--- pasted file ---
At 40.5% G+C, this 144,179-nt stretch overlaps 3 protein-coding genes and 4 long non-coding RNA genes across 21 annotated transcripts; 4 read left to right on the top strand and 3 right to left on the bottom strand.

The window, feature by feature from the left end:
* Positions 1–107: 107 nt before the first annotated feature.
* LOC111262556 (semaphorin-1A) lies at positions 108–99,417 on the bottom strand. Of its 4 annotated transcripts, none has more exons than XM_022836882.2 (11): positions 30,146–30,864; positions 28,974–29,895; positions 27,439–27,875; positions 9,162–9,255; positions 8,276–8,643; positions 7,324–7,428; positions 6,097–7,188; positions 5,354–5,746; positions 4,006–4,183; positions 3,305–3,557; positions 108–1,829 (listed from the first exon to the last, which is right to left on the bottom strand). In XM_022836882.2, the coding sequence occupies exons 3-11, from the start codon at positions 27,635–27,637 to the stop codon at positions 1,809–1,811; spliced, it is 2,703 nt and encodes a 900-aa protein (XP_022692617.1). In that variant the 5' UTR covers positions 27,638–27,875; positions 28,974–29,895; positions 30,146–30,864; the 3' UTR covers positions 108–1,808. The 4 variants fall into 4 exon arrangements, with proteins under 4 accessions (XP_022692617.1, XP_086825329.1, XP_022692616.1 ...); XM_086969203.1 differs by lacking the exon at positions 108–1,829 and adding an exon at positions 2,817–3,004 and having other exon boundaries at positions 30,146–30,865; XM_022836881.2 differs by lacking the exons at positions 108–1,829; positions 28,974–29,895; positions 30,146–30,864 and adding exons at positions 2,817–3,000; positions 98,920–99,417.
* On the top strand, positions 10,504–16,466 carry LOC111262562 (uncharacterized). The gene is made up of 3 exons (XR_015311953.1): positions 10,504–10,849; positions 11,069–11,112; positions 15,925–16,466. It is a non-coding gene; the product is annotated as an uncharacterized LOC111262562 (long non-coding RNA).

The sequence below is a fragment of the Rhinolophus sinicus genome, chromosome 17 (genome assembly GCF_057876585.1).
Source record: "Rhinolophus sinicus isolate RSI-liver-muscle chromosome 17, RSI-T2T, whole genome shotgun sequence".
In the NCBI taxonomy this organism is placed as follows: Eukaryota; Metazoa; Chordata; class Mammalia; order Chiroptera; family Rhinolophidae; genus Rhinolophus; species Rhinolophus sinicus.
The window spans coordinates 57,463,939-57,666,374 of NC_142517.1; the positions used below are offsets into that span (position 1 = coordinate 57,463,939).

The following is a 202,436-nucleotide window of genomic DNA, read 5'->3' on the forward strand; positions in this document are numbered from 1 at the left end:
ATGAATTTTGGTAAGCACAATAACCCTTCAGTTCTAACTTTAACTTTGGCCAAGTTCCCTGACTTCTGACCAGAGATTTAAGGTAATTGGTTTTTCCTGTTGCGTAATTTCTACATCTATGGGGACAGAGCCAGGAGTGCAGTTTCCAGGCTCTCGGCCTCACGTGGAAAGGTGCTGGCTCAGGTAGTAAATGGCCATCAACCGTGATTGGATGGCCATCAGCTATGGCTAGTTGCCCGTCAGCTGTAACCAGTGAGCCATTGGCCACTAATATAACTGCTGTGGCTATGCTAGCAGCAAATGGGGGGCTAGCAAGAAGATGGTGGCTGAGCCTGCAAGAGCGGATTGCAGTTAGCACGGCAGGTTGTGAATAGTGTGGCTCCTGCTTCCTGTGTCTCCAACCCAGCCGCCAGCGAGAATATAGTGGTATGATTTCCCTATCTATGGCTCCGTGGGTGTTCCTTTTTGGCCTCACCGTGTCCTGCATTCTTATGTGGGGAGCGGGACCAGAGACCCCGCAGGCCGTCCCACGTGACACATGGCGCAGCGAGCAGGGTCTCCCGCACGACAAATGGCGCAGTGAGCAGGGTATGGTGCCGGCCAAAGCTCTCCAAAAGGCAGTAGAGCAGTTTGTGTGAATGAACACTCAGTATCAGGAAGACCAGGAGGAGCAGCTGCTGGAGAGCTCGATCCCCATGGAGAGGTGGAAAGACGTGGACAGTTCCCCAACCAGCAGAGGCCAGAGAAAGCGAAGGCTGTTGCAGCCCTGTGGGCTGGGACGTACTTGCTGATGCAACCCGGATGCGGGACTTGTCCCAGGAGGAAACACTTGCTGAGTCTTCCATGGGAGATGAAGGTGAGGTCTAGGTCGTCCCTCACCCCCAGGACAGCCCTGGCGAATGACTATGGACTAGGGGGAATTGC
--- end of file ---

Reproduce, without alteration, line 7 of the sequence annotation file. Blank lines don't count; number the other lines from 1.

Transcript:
Source record: "Rhinolophus sinicus isolate RSI-liver-muscle chromosome 17, RSI-T2T, whole genome shotgun sequence".